BookMusings: (Re)Discovering Pagan Literature
A lively discussion of ancient and modern Pagan literature -- including children's books, graphic novels, science fiction, fantasy, and mysteries -- along with interviews, author highlights, and profiles of Pagan publishers.
On Pagan Science Fiction, Addendum
A few months back, I posted my suggestions for great science fiction with strong Pagan/polytheist themes; or, at least those that are Pagan/polytheist friendly.
Well, since then I have found one more book that can be added to the list: The Wreck of the Nebula Dream by Veronica Scott. Think of this as the Titanic in space. But with aliens. And a hot Special Forces hero. And a tattooed priest/assassin. And the characters are all polytheist. :)
Nebula Dream is set in the distant future, long after humanity has migrated out into the stars. Along the way, new Gods and Goddesses and spirits were encountered (or came to be), new religions developed, new human cultures evolved. The primary Deities in this particular story are the Lords of Space, the Red Lady, and the White Lady. The theoilogy of the Lords of Space is not explored in depth, but they seem to be protective Deities, with a special affinity for space travelers (d'uh) and the military; our hot Special Forces hero, Captain Nick Jameson, prays to them frequently throughout the story to keep everyone safe and to give him the strength to go on when he is exhausted and in pain.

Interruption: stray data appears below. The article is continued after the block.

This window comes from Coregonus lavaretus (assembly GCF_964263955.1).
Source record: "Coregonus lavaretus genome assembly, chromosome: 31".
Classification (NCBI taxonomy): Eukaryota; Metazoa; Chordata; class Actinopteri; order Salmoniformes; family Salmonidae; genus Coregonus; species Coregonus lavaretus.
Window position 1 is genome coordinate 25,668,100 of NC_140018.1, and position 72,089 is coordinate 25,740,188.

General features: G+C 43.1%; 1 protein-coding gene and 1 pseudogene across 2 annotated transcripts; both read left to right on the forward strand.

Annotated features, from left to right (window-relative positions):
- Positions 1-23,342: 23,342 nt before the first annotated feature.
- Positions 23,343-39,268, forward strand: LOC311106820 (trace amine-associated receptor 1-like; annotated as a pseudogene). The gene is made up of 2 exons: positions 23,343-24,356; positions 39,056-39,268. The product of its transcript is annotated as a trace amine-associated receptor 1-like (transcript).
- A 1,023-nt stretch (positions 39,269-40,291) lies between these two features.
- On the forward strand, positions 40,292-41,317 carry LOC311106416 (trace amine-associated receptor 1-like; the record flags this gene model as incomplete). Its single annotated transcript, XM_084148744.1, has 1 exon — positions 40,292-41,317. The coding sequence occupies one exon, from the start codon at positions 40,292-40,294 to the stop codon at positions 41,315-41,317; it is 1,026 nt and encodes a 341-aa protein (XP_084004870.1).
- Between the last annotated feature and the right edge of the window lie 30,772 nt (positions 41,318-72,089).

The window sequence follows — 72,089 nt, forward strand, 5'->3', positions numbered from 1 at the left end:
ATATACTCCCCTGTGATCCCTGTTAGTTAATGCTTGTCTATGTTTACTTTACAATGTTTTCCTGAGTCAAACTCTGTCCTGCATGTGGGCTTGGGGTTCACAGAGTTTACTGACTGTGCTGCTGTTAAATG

The Red Lady and the White Lady are sister Goddesses -- possibly a Goddess with two aspects but more likely distinct entities. Khevan, who befriends Jameson and helps him get survivors off the Nebula Dream, is a rarity in that both the Red Lady and White Lady appeared to him; but he decided to serve the former. The Red Lady is a Goddess of death, passion, pride, wealth, greed, and oaths, among many other things. She is served faithfully by the D'nvannae Brotherhood, who work as either bodyguards or assassins in Her name; they are fierce, dedicated, tattooed, and trained in a variety of martial and mystical arts.
While the Red Lady plays an important part in the story -- and makes one terrifying appearance -- the White Lady appears only once. Unlike her sister, the White Lady is a Goddess of compassion, mercy, and love. She, too, is served by a Brotherhood, though they have taken an oath of abstinence in her honor. Towards the end of the story, Khevan, who had been staunch in his loyalty to the Red Lady, finds those loyalties beginning to shift.
Wreck of the Nebula Dream is an exciting science fiction-romance adventure. Though a bit long-winded in places, the tale never bogs down, with plenty of action and narrow escapes to keep the reader engaged. Even better, it is a tale rich in Gods and Goddesses and faith. Check it out!
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